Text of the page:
Non-friendly documentation

I agree, but it is my impression that a lot of new users eventually learn a bit of git workflow and start making contributions, including docs fixes, for subsequent packages they encounter. At least I get quite a few tiny, but incredibly useful docs PRs.

I don’t think it is simply about ability/willingness. Investing in documentation only makes sense at some later point in a project’s lifecycle. A lot of Julia packages are in a stage where the author wrote something for his/her own needs, and is experimenting with various approaches before even deciding if it the whole idea is worth pursuing, but at the same time made the code publicly available.

This is one of those situations where the glass being half empty or full depends on one’s perspective: one can complain that such projects are unpolished and underdocumented, or just appreciate that at least something is available and understand that it is a gift of someone’s time and effort already.


I think that reducing the barrier for contributions is a (the ?) major topic here.

I often wish I could make comments directly in a (documentation) page (ideally in a WYSIWIG way like you can comment a pdf or a google doc) while I am reading it. These comments can be either typos, or indication that a given sentence is really difficult to understand, or that a given term is not (yet) defined, or an entire copy/pasted Julia MWE.

Obviously, PRs are greats but they are only natural and easy for (experienced) package developers. End-users will rarely take the time for this. Git hub “issues” are far easier but are not WYSIWIG and you have to take additional time to specify what and where you find unclear/wrong in a documentation.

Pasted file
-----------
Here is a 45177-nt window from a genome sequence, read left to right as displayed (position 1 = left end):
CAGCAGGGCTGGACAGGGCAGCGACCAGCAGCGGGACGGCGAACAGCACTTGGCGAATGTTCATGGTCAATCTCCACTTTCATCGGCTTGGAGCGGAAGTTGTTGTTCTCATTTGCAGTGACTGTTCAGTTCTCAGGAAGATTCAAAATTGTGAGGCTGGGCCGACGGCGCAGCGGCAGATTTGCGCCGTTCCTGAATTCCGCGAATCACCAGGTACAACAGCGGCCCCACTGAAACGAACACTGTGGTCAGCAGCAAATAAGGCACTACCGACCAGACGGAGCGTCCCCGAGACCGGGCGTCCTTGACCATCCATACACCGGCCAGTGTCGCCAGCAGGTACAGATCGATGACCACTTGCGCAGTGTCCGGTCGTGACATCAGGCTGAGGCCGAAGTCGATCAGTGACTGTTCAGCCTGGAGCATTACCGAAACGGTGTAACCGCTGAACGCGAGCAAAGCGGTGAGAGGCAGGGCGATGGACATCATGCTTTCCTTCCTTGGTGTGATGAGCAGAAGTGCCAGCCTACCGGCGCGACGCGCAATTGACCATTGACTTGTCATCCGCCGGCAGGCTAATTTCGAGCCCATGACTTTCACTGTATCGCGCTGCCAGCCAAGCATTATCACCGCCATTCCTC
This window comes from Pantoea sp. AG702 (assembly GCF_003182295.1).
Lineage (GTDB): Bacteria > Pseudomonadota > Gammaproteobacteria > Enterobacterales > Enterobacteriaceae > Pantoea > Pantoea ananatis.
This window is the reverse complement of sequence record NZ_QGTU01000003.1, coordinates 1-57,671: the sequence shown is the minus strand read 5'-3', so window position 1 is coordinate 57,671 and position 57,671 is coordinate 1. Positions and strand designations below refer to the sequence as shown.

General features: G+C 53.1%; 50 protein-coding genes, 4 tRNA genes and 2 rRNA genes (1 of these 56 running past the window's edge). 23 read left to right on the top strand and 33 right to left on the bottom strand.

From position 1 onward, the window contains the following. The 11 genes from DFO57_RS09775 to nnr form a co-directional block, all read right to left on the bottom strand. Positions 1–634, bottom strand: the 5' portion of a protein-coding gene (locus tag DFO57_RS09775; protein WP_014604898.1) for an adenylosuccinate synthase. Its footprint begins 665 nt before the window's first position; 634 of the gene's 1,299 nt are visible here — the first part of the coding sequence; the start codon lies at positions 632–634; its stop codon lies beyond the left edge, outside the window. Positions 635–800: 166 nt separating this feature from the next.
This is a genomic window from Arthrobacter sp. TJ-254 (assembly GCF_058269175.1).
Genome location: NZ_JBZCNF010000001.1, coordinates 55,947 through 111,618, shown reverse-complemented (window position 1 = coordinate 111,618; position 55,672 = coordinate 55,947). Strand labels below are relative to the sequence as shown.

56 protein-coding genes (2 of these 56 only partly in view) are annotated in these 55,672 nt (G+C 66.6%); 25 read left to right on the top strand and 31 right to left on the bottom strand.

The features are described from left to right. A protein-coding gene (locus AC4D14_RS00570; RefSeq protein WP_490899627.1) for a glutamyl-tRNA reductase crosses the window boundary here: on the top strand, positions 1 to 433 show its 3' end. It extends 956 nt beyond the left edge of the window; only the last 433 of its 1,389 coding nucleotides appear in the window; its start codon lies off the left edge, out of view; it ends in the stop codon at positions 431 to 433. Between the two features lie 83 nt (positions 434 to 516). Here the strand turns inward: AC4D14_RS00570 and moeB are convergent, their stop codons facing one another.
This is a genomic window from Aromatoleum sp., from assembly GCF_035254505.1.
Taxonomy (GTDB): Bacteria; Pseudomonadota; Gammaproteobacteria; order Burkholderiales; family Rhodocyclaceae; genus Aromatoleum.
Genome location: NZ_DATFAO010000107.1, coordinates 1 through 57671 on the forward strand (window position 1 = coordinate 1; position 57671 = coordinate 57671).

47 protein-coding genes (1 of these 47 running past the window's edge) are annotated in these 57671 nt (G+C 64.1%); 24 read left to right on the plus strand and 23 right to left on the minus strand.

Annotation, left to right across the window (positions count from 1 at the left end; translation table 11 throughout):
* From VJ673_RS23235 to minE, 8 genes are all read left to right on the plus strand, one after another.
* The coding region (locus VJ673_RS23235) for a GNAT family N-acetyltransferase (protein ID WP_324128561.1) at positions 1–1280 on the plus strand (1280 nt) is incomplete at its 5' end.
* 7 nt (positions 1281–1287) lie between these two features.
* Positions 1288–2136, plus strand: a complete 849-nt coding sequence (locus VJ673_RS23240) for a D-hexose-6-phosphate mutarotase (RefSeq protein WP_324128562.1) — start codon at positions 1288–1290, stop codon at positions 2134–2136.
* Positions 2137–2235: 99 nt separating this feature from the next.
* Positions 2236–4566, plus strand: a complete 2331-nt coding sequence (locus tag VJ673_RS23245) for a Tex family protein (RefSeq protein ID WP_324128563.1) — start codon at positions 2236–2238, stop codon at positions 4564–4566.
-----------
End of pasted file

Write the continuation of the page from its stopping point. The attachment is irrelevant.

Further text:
This would require to develop an appropriate dynamic web app for documentation but this large piece of work could be used by all packages and amortized by the community (as well as the server infrastructure). If you consider a tool similar to shared google documents, where you can “accept” comments, it could be also a good way to merge this kind of instantaneous PRs via a simple click.

This involves more work from the package maintainer than proper PRs but I guess that a lot of them would be happy to have more feed-back anyway.


As pointed out here countless times before, simple changes to the docs can be made very easily directly using Github with a point-and-click interface. Documenter.jl has an “Edit on Github” link on top of every page, which takes you there to the relevant markdown sources, which you can edit (and preview, etc). Technically it will make a PR, but it does not require any more technical expertise than operating a microwave oven.